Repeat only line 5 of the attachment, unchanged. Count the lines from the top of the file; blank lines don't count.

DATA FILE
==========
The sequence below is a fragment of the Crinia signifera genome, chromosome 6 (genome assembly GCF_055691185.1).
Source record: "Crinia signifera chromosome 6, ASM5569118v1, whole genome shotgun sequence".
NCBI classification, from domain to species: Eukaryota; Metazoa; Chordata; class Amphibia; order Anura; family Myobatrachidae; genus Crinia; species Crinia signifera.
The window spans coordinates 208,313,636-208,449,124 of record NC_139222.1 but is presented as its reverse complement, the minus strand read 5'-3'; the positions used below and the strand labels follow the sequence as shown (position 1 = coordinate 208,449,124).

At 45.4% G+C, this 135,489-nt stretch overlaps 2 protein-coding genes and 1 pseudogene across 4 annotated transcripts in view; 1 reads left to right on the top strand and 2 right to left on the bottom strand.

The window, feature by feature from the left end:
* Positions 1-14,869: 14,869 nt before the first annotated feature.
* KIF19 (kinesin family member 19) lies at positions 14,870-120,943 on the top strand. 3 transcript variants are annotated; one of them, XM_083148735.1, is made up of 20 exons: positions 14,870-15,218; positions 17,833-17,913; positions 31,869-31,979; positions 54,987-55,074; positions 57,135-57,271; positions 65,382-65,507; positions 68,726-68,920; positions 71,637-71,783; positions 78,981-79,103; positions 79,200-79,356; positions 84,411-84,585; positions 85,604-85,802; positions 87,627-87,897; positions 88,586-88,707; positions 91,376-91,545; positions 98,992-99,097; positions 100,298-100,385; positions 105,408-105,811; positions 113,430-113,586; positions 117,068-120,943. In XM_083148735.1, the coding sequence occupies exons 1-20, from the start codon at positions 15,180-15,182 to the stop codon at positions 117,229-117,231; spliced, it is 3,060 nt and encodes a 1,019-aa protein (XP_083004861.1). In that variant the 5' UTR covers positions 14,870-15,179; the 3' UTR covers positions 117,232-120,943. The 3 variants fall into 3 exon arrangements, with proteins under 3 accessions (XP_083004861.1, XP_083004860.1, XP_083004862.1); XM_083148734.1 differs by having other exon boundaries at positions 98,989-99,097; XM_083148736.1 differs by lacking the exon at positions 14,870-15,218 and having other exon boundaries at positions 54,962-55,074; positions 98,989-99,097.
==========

At 45.4% G+C, this 135,489-nt stretch overlaps 2 protein-coding genes and 1 pseudogene across 4 annotated transcripts in view; 1 reads left to right on the top strand and 2 right to left on the bottom strand.